Be sure to take Arimidex exactly as your doctor prescribes.

Arimidex comes as a tablet you’ll swallow. Your doctor will likely have you take your Arimidex dose once per day.

The drug can be taken at any time of day. But, if possible, it’s best to take your dose at the same time each day. This helps keep a consistent amount of the medication in your body at all times.

You can take Arimidex with or without food.

Don’t use more Arimidex than your doctor prescribes. Doing so can lead to serious side effects.

What to do in case you take too much Arimidex

Call your doctor right away if you think you’ve taken too much Arimidex. You can also call 800-222-1222 to reach the American Association of Poison Control Centers or use its online resource. But if you have severe symptoms, call 911 (or your local emergency number) immediately or go to the nearest emergency room.

The sections above describe the typical dosage provided by the drug manufacturer. If your doctor recommends Arimidex for you, they’ll prescribe the dosage that’s right for you.

Remember, you shouldn’t change your dosage of Arimidex without your doctor’s approval. Only take Arimidex exactly as prescribed.

If you have questions or concerns about your current dosage, talk with your doctor. Here are examples of questions you may want to ask your doctor:

  • Should my dosage change if I eat certain foods while taking Arimidex?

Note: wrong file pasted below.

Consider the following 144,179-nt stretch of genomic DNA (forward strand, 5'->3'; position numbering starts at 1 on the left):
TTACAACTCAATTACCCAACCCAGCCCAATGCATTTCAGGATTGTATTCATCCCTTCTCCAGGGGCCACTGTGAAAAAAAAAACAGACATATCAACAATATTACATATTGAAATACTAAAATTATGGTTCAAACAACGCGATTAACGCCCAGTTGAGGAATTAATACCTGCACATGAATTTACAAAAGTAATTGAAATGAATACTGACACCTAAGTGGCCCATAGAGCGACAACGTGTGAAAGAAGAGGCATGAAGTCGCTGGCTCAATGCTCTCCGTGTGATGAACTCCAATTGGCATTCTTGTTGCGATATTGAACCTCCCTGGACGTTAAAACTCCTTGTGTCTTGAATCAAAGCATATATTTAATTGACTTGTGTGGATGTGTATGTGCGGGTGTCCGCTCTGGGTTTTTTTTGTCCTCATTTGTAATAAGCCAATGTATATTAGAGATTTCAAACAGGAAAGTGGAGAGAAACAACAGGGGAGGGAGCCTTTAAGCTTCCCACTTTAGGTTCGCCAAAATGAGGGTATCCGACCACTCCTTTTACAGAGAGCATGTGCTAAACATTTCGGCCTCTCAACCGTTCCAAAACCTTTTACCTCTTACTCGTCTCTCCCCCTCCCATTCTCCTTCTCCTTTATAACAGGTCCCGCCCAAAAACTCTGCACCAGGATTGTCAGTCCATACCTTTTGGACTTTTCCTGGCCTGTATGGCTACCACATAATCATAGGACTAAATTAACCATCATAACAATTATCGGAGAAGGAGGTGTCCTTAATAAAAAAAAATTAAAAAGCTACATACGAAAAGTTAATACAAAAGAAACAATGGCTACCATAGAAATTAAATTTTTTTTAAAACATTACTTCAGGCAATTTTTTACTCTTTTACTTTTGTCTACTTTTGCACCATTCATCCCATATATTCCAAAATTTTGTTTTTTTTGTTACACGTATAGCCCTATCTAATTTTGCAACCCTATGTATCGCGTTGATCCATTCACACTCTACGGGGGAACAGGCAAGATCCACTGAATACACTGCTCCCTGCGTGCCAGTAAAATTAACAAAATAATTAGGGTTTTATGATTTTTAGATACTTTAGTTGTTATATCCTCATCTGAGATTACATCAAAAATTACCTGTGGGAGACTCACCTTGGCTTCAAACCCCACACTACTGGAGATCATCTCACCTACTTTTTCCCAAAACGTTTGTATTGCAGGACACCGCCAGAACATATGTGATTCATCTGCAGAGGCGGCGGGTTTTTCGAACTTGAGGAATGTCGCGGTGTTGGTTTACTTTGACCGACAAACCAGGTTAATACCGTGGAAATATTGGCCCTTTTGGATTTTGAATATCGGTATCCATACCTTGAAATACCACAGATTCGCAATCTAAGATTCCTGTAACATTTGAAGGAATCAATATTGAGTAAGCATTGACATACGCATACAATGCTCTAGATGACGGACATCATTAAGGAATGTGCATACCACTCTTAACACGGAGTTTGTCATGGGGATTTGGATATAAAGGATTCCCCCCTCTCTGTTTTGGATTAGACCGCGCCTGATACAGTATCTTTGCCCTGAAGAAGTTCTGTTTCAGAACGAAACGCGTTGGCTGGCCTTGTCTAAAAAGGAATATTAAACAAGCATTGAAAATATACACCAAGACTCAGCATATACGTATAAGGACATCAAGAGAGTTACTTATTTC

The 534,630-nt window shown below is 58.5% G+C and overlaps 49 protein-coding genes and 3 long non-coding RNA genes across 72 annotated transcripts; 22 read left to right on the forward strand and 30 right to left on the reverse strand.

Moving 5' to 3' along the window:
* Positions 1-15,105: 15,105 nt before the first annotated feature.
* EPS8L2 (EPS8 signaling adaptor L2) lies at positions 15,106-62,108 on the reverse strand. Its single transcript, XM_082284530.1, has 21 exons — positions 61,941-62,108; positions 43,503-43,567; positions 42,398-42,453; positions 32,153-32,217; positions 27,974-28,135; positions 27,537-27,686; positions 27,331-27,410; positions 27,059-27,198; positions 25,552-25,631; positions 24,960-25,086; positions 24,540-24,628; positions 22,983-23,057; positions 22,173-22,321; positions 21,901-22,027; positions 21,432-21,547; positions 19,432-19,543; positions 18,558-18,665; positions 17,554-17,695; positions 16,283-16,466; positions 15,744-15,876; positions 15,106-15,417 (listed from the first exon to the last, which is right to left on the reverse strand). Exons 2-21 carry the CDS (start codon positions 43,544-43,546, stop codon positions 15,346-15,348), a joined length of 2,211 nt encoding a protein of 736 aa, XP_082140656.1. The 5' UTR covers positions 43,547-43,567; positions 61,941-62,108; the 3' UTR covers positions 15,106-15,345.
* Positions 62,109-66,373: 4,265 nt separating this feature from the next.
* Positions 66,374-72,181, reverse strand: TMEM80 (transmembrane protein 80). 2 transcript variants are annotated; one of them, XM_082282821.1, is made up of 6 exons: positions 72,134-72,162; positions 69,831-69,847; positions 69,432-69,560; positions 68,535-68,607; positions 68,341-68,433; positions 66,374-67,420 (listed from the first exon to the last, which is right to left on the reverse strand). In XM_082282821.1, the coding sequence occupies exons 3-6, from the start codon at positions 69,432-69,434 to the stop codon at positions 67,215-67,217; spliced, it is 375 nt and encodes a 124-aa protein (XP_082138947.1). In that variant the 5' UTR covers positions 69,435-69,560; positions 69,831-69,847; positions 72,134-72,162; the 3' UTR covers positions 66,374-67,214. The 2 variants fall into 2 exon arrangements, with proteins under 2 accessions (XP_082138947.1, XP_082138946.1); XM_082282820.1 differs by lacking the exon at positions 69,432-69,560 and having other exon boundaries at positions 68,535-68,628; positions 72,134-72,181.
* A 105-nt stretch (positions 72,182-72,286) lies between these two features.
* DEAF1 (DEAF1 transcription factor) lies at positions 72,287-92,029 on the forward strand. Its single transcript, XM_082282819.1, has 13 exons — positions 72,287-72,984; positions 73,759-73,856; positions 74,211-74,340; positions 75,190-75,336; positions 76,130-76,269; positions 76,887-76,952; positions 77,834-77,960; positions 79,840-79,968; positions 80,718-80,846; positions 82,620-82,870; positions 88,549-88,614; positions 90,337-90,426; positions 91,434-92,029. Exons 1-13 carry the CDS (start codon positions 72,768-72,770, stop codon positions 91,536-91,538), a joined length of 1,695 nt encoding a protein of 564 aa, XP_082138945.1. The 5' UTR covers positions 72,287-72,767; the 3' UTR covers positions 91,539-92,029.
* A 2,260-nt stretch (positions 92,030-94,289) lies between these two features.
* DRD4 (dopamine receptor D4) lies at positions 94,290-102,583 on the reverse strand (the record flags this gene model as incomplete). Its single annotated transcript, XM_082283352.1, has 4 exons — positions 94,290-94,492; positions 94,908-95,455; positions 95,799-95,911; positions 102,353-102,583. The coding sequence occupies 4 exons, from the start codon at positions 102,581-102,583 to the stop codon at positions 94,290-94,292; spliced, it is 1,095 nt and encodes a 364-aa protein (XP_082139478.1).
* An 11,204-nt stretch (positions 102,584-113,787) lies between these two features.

• Does my dosage of Arimidex need to change if I’m taking certain other drugs along with it?
  • How long will Arimidex keep working for me after I’ve stopped taking the drug?

If you have breast cancer, you can subscribe to Healthline’s online newsletter. This resource provides helpful information and inspiring personal stories.


Instead of taking one Arimidex tablet once per day, can I take one-half of a tablet twice daily?

Anonymous patient


It isn’t recommended. You shouldn’t split, crush, or chew Arimidex tablets. Doing so may make Arimidex less effective in treating your breast cancer.

It’s important to take your dosage of Arimidex exactly as prescribed by your doctor. If you have trouble taking Arimidex once daily, talk with your doctor.

Melissa Badowski, PharmD, MPH, FCCPAnswers represent the opinions of our medical experts. All content is strictly informational and should not be considered medical advice.
Was this helpful?

Disclaimer: Healthline has made every effort to make certain that all information is factually correct, comprehensive, and up to date. However, this article should not be used as a substitute for the knowledge and expertise of a licensed healthcare professional. You should always consult your doctor or other healthcare professional before taking any medication. The drug information contained herein is subject to change and is not intended to cover all possible uses, directions, precautions, warnings, drug interactions, allergic reactions, or adverse effects. The absence of warnings or other information for a given drug does not indicate that the drug or drug combination is safe, effective, or appropriate for all patients or all specific uses.